The intense heat that has blanketed the country at various points this summer means people are looking for ways to cool off. Fortunately for dairy farmers, that often includes ice cream.
Despite many retail outlets being closed or limited in capacity, 2020 proved to be an outstanding year for ice cream production and sales, and that trend has continued so far this year. U.S. ice cream manufacturers cranked out just over 1 billion gallons of ice cream last year, which was 6% higher than 2019 according to the International Dairy Foods Association (IDFA). That was driven by consumers reaching for a record amount of the cold, sweet treat.
Still, the first five months of 2021 saw production 4% above 2020 levels. And through June, consumption was trailing right behind 2020’s record numbers and well above the pre-pandemic amounts of 2019. Frozen novelties like fudgesicles and ice cream bars were doing especially well.
That craving for ice cream is not expected to disappear, either. Market research firm Fortune Business Insights predicts that the global ice cream market will climb from a value of $70.9 billion in 2019 to $91.9 billion by 2027. This will be due to the continued development of more innovative products, ice cream’s easy availability, and growing consumer spending on fast food, they say.
A national favorite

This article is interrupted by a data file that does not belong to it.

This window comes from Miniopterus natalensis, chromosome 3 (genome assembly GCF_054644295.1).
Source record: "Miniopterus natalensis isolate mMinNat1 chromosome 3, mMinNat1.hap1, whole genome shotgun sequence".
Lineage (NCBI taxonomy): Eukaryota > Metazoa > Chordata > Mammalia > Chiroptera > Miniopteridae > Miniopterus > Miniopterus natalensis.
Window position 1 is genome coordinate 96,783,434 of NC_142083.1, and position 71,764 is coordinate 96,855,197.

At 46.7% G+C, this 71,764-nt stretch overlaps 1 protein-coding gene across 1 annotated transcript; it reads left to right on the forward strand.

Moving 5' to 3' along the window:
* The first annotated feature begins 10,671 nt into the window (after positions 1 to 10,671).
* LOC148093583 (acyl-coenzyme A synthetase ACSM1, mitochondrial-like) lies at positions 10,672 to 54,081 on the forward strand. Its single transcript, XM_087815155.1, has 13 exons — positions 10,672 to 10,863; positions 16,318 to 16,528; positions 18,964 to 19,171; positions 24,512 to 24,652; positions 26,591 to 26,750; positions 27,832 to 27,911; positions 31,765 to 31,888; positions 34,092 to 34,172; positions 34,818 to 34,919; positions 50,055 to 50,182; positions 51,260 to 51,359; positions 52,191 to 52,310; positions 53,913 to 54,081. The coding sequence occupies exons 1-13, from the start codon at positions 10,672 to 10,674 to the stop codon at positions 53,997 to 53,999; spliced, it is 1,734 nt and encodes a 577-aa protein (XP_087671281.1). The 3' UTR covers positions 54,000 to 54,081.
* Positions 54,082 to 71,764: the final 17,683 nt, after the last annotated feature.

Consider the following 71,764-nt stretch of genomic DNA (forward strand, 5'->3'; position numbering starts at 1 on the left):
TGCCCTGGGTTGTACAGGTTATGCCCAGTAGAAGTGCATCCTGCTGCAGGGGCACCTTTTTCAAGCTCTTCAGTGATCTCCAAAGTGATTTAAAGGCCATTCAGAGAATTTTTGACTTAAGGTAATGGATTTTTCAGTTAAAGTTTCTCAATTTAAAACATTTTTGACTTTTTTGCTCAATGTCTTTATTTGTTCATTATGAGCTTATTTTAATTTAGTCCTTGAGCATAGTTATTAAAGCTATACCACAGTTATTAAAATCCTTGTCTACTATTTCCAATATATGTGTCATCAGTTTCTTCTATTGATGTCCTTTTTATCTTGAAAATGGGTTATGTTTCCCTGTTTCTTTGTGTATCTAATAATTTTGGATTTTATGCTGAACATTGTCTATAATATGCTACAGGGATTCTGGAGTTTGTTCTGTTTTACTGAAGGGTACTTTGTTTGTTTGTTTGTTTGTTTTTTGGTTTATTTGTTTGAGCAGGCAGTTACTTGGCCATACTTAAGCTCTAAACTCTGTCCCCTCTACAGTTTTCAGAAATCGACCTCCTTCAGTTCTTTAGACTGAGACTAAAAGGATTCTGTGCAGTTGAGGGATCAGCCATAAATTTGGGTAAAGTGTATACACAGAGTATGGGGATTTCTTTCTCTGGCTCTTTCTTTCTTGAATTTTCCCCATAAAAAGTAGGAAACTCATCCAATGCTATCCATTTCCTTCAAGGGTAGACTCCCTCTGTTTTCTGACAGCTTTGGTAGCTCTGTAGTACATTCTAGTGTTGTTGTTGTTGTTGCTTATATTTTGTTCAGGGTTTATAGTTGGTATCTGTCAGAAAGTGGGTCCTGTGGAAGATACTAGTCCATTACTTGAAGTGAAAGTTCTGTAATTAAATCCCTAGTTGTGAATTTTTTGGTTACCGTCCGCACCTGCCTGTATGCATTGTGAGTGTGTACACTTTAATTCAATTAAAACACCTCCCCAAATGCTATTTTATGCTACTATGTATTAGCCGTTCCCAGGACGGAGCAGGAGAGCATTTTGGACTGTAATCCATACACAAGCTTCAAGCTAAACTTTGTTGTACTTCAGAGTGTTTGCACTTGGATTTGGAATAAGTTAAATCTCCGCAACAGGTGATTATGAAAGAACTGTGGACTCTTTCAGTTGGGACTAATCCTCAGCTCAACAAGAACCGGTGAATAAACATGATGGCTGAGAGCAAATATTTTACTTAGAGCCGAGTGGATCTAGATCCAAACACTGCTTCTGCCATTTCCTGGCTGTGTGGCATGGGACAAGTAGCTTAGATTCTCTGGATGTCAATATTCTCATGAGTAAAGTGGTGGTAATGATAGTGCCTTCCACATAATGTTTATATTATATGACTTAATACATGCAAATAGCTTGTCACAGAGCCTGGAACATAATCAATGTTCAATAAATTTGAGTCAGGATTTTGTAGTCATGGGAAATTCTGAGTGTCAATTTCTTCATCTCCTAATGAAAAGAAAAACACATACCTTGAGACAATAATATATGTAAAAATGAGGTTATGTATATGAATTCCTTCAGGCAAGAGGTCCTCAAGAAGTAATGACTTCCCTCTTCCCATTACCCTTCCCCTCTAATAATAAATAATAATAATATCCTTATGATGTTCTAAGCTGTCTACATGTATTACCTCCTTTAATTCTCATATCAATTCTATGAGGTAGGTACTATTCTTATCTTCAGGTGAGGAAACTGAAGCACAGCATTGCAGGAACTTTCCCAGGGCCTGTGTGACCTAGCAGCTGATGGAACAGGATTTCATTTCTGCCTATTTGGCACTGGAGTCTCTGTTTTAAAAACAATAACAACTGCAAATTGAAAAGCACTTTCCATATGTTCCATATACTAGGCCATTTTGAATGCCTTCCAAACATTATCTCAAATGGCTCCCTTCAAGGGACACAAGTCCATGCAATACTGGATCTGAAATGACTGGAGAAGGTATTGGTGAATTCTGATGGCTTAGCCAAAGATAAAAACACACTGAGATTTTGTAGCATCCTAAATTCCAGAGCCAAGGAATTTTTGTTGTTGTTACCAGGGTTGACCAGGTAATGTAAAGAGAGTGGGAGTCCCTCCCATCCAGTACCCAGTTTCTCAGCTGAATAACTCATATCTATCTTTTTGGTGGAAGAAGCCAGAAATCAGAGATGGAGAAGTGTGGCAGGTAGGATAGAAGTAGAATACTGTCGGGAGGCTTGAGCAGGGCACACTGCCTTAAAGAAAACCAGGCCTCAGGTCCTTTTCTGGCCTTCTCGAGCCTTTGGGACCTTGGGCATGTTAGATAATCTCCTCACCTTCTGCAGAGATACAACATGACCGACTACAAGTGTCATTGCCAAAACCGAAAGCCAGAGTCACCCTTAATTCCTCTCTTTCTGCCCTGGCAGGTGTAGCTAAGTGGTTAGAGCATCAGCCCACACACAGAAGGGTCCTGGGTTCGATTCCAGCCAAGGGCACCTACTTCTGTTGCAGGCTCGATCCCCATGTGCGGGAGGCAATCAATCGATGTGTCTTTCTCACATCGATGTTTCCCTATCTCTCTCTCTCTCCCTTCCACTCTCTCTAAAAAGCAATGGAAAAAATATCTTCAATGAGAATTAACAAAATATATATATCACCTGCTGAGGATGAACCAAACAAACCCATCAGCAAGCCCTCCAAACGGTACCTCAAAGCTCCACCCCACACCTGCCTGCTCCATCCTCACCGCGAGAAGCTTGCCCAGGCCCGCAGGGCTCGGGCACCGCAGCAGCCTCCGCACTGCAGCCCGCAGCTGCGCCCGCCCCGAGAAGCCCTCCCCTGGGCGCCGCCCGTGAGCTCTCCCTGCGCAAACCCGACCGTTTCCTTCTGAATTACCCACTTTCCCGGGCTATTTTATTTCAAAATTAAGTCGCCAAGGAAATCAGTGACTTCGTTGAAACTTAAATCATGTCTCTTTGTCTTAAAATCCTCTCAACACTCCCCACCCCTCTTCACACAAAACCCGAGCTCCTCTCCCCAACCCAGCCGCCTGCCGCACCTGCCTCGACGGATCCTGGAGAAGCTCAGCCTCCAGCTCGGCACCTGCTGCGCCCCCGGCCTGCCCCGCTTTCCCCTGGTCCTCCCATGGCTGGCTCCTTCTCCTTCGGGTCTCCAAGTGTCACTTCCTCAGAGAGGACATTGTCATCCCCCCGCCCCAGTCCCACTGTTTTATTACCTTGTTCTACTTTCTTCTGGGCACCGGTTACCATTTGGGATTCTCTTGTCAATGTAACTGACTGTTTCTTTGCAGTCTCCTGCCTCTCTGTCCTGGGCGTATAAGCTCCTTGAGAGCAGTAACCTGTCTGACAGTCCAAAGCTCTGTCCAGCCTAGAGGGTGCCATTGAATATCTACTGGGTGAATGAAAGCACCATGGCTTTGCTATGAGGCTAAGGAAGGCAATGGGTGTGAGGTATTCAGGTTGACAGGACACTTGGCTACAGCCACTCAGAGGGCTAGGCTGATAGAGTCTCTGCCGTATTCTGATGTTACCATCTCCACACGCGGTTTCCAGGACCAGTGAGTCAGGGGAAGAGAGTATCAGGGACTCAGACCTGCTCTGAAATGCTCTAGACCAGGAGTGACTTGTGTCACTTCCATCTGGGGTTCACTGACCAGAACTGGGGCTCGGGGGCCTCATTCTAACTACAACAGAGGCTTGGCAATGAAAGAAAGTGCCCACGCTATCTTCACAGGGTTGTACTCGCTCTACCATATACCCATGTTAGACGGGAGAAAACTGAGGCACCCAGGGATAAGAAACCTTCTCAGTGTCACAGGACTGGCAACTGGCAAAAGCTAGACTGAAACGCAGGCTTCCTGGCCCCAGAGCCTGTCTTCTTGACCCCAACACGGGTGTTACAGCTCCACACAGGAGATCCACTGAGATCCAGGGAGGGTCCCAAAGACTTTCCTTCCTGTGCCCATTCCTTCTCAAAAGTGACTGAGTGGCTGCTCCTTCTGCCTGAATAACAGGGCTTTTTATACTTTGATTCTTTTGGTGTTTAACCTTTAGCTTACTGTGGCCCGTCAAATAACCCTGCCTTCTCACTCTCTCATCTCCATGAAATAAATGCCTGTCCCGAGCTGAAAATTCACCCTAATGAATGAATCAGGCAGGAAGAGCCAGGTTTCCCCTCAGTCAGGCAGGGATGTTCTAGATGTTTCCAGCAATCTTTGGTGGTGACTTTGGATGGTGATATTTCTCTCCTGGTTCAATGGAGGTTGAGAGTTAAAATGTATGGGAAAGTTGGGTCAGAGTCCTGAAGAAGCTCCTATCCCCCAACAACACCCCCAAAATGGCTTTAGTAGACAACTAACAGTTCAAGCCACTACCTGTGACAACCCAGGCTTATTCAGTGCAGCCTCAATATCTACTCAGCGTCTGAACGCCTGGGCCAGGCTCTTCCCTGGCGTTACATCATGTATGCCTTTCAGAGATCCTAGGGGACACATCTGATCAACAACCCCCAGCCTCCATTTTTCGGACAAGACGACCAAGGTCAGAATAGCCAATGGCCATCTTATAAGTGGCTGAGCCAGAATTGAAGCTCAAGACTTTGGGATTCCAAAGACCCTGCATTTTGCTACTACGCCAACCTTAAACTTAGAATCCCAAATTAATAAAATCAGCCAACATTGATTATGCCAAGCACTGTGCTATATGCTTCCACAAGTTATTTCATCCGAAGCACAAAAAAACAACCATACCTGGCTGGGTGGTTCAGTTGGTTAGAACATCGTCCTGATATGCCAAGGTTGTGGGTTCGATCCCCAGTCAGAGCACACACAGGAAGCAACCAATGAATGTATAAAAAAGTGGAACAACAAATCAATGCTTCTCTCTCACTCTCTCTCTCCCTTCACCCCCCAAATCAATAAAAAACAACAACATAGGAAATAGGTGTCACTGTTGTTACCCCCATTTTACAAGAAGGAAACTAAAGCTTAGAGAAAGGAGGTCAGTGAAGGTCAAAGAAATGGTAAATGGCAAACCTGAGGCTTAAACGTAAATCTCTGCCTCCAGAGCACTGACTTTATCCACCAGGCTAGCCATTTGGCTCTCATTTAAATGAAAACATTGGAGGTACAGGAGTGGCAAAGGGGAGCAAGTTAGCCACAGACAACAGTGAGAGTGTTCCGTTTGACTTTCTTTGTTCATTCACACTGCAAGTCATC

Since 1984, July has been designated as National Ice Cream Month. The peak of summer heat makes it the perfect time to enjoy a scoop or two, and, accordingly, it is the busiest month of the year for ice cream manufacturers. IDFA says most ice cream production begins ramping up in March. Twelve pounds of milk are needed to make one gallon of ice cream.
Though National Ice Cream Month has just wrapped up, Americans are still some of the hungriest ice cream consumers in the world. On average, a person will eat 23 pounds of ice cream each year, and in total, the U.S. ranks second in the world for total consumption behind only China. Premium ice cream, which contains higher milkfat, is gaining popularity among consumers.
With an economic impact of $13.1 billion in the U.S. according to IDFA, ice cream not only feels good for consumers, but also for dairy processors and dairy farmers. There’s still plenty of summer heat left to enjoy your favorite frozen dessert.